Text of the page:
Mid-temperature, finely ground and smooth, very plastic, semi-vitreous, dark red brown burning native body for functional ware.
These fired bars show the progression of color from cone 4 (bottom) to cone 8 (porosity and fired shrinage are also indicated, cone 8 is over-fired).
M390 fires dark red and is the material of choice for dark burning functional ware. It contains more of our native Redstone material than any other body. It is one of several bodies that we process to 100 mesh particle size and is intended to produce ware with a clean, unblemished glaze surface.
M390 is very similar in composition to M350 and shares the very fine natural smooth character. It is however more plastic. Its darker color tends to limit it to specialized glaze effects. M390 contains 5 different clays, each of which is quite balanced on its own.
M390 has high plasticity and feels smooth (possible very slight tooth). It generates significant slip during throwing if too soft. Care and attention during drying are a must, especially with larger pieces, flat plates, shallow bowls, and sculptural ware. Put the focus is on evenness of drying rather than speed. If sections of a piece dry faster, then either slow these sections down or slow down the entire piece.
21 mugs made from 1/2 box of M390, 10 kg (all scrap was reclaimed). These have a weight-to-capacity ratio of 1.05 (each 1 gram of fired body can contain 1.05 grams of water). All are lined with an engobe at leather-hard stage (and clear glazed inside at bisque).
M390 is a fairly high iron body and thus burns red to brown as it matures. At cone 3-4 it is a very warm toasty red. The red intensifies as it approaches cone 6 and turns brown by cone 7. We maintain the porosity at about 2.0% at cone 6 to hold onto the red color. We regard it as over-fired at cone 7 (although you might have success) but at cone 8 it will definitely be unstable (tending to bloat and warp). This instability occurs even though it has not reached zero porosity.
Transparent glazes will darken the color of the underlying body. If you fire to cone 7 keep in mind that accidental over firing could take it into the warping or bloating territory of cone 8. If you fire to cone 4, be aware that porosity is too high (and strength likely too low) for practical functional ware. Cone 6 is the best compromise of color, stability and strength.
M390 with Alberta Slip rutile blue. Fired at cone 6 oxidation. Follow the firing curve instructions for that glaze to get this blue, cobalt-free color.
M390 is quite fine and produces a homogeneous fired surface for most glazes. Since it is a dark stoneware, the iron in the clay will bleed into glazes and colors and significantly stain or mute certain colors (compared to porcelain). On the other hand, this effect will enhance the appearance of earthtone and variegated glazes.
M390 is high in silica and will accept most typical cone 6 glazes without producing crazing. However, crazing is possible on M390 if a glaze is high in sodium (i.e. from soda feldspar or nepheline syenite) or is very low in silica or alumina (generally, glazes containing high feldspar and little kaolin or silica are usually a problem for any body). For functional ware we recommend you check glaze fit using a boiling water:ice water immersion test. Please contact Plainsman if you need help to adjust your glaze.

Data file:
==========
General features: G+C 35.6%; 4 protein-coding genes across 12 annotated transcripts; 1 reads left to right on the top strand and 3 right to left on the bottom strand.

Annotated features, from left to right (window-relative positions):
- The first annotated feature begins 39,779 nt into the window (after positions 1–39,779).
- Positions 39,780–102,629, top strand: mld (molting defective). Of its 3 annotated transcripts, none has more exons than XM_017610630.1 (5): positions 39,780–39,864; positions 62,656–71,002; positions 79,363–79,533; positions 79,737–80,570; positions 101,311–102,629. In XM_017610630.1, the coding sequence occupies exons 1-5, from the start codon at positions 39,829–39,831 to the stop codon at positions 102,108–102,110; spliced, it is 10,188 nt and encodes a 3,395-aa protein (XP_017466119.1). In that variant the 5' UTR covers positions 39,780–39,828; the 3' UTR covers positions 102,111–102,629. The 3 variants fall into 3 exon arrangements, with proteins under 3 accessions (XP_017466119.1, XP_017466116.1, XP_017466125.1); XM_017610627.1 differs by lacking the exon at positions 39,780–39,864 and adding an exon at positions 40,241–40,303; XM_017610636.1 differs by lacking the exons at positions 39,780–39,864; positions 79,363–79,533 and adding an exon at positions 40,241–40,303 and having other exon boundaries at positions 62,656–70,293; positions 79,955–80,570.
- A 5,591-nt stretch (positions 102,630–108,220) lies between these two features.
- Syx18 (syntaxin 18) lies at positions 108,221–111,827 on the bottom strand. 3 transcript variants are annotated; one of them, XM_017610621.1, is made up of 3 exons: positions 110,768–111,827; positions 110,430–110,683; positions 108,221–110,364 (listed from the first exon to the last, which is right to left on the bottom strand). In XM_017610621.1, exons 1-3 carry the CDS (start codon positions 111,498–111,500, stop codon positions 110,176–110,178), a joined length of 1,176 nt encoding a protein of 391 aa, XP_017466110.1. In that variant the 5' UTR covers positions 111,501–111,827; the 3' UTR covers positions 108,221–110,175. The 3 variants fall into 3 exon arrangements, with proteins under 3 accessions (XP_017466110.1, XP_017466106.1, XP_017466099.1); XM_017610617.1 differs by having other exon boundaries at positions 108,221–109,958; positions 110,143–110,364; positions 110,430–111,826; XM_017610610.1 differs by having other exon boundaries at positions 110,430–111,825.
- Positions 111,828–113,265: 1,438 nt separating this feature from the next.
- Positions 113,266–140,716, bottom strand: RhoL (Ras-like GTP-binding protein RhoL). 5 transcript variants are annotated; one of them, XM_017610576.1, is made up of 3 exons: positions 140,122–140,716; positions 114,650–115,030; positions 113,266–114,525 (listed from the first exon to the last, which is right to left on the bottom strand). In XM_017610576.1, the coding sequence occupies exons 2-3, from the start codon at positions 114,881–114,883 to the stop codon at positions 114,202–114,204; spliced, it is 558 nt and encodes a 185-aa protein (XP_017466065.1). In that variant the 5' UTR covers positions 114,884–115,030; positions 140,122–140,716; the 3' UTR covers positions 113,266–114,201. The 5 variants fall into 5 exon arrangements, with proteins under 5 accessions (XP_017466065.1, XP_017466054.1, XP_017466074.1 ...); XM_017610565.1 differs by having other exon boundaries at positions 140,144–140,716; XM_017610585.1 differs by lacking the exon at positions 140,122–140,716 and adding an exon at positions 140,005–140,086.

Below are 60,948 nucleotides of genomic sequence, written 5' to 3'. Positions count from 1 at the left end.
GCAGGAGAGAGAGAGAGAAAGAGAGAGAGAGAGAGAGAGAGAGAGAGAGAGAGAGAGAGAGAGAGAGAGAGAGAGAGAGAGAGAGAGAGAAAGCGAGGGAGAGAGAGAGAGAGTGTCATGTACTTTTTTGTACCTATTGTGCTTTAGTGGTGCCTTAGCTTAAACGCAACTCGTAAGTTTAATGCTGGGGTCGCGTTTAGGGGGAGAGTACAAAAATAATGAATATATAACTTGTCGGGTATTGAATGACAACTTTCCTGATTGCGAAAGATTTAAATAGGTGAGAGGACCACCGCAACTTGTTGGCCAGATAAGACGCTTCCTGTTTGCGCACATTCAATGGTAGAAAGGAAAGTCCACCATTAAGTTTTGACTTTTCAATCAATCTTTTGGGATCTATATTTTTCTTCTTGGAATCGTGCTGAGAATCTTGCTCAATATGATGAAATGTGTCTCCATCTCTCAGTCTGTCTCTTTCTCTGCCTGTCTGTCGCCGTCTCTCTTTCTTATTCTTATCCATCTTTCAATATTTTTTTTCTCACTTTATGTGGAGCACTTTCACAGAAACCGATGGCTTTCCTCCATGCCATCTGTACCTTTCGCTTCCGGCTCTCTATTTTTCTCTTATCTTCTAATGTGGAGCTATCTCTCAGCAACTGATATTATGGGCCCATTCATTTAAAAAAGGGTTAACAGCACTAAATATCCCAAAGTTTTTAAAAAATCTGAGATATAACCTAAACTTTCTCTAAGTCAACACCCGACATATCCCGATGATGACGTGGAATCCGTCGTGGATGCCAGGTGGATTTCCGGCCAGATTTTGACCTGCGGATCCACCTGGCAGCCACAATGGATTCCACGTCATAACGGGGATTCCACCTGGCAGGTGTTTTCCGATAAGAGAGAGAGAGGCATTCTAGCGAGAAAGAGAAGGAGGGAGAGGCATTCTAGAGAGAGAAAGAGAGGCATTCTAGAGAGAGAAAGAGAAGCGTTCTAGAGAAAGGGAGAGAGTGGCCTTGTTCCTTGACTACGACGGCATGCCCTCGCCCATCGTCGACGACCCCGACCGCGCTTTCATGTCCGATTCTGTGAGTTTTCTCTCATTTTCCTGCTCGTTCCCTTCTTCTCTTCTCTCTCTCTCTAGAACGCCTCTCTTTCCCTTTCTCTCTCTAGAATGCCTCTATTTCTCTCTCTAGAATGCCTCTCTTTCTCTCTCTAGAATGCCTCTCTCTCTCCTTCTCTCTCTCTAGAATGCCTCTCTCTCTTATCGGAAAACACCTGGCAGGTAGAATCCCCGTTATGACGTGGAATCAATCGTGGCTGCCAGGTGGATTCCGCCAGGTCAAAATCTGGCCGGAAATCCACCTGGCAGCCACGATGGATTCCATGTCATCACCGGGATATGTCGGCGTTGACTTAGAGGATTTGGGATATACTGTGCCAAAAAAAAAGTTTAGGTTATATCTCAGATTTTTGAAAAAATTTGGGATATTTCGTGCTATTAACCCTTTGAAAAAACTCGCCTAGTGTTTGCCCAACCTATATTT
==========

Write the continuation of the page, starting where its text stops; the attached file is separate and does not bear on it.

Transparent glazes: Although M390 fires red, keep in mind that the color will darken considerably under a transparent glaze (because the latter fluxes the surface of the clay). M390 is made from natural high iron stoneware clays and typical transparent glazes will likely fire milky (with clouds of micro bubbles). However under fluid melt transparents this clay looks alot better (our G3806C Panama Clear is an example). An even better solution is to use an amber-colored clear like GA6-A Alberta Slip base (the photo of the mug here shows it on the inside) or to add 3-4% iron to our standard G2926B clear (the iron particles agglomerate the bubbles and they escape).
M390 has soluble salts that prevent the action of deflocculants so it cannot be slip cast. We have developed a casting body that is similar to this one (made from refined materials). You can find information on it here.
Drying Shrinkage: 6.0-7.0% Dry Strength: n/a Water Content: 19.5-20.5% Drying Factor: c130 Dry Density: n/a
Sieve Analysis (Tyler mesh):
+65: 0.0-0.2% 65-100: 0.5-1.5 100-150: 4.5-7.5 150-200: 7.0-10.0 200-325: 10.0-15.0
Cone 4: 4.5-5.5% Cone 5: 5.0-6.0 Cone 6: 5.5-6.5 Cone 7: 5.5-6.5
Cone 4: 4.0-5.5% Cone 5: 2.5-3.5 Cone 6: 1.5-2.5 Cone 7: 0.5-1.5
BaO 0.3 CaO 0.3 K2O 2.3 MgO 0.7 Na2O 0.1 TiO2 0.7 Al2O3 16.3 P2O5 0.2 SiO2 68.3 Fe2O3 3.6 MnO 0.0 LOI 7.2%
This mug is made from M390 and glazed with Alberta Slip rutile (outside) and GA6A Alberta Slip base (inside). By Tony Hansen.
These are all M390 clay fired to cone 6 (soaked 30 minutes at 2100F on the way down, then 100F/hr cool down to 1400F). Left: With L3954 white engobe inside, and midway down outside. The inside is glazed with G2926B Whiteware clear. The outside is the same glaze with 4% iron added (notice there are no bubble clouds with added iron). Center: Whole M390 mug glazed with G2926B clear (notice the bubble clouds). Right: White engobe applied as with the left mug, but the whole thing is glazed with GA6A Alberta Slip base glaze (but using Ferro Frit 3195 instead of 3134).
M390 bowl fired at cone 6 with Opal Blue glaze.
M390 horse under construction by Katie Stone at Medalta in 2014.
Safety Data SheetClick here for web view.
|Plainsman Clays Ltd.|
702 Wood Street, Medicine Hat, Alberta T1A 1E9
Phone: 403-527-8535 FAX:403-527-7508